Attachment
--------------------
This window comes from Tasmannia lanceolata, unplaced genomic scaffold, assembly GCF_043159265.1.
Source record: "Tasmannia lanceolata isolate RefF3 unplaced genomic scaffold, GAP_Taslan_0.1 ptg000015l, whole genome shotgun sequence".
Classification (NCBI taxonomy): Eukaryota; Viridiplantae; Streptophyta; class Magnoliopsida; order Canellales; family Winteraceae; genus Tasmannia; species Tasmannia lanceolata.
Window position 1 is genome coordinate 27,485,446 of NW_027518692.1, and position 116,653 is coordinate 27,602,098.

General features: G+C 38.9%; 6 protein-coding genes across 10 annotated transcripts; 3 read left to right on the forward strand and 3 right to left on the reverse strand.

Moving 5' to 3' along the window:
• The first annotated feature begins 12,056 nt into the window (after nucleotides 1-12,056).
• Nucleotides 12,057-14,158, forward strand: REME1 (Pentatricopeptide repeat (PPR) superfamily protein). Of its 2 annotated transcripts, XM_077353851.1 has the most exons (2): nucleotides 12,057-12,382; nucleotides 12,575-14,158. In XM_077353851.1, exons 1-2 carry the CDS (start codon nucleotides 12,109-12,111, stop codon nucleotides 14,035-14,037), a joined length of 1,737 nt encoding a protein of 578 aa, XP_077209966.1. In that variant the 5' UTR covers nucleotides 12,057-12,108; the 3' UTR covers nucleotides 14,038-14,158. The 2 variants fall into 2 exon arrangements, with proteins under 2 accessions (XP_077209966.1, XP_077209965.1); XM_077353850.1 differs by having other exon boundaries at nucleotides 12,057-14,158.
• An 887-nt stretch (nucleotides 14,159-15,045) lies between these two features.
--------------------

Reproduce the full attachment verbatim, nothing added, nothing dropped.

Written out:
This window comes from Tasmannia lanceolata, unplaced genomic scaffold, assembly GCF_043159265.1.
Source record: "Tasmannia lanceolata isolate RefF3 unplaced genomic scaffold, GAP_Taslan_0.1 ptg000015l, whole genome shotgun sequence".
Classification (NCBI taxonomy): Eukaryota; Viridiplantae; Streptophyta; class Magnoliopsida; order Canellales; family Winteraceae; genus Tasmannia; species Tasmannia lanceolata.
Window position 1 is genome coordinate 27,485,446 of NW_027518692.1, and position 116,653 is coordinate 27,602,098.

General features: G+C 38.9%; 6 protein-coding genes across 10 annotated transcripts; 3 read left to right on the forward strand and 3 right to left on the reverse strand.

Moving 5' to 3' along the window:
• The first annotated feature begins 12,056 nt into the window (after nucleotides 1-12,056).
• Nucleotides 12,057-14,158, forward strand: REME1 (Pentatricopeptide repeat (PPR) superfamily protein). Of its 2 annotated transcripts, XM_077353851.1 has the most exons (2): nucleotides 12,057-12,382; nucleotides 12,575-14,158. In XM_077353851.1, exons 1-2 carry the CDS (start codon nucleotides 12,109-12,111, stop codon nucleotides 14,035-14,037), a joined length of 1,737 nt encoding a protein of 578 aa, XP_077209966.1. In that variant the 5' UTR covers nucleotides 12,057-12,108; the 3' UTR covers nucleotides 14,038-14,158. The 2 variants fall into 2 exon arrangements, with proteins under 2 accessions (XP_077209966.1, XP_077209965.1); XM_077353850.1 differs by having other exon boundaries at nucleotides 12,057-14,158.
• An 887-nt stretch (nucleotides 14,159-15,045) lies between these two features.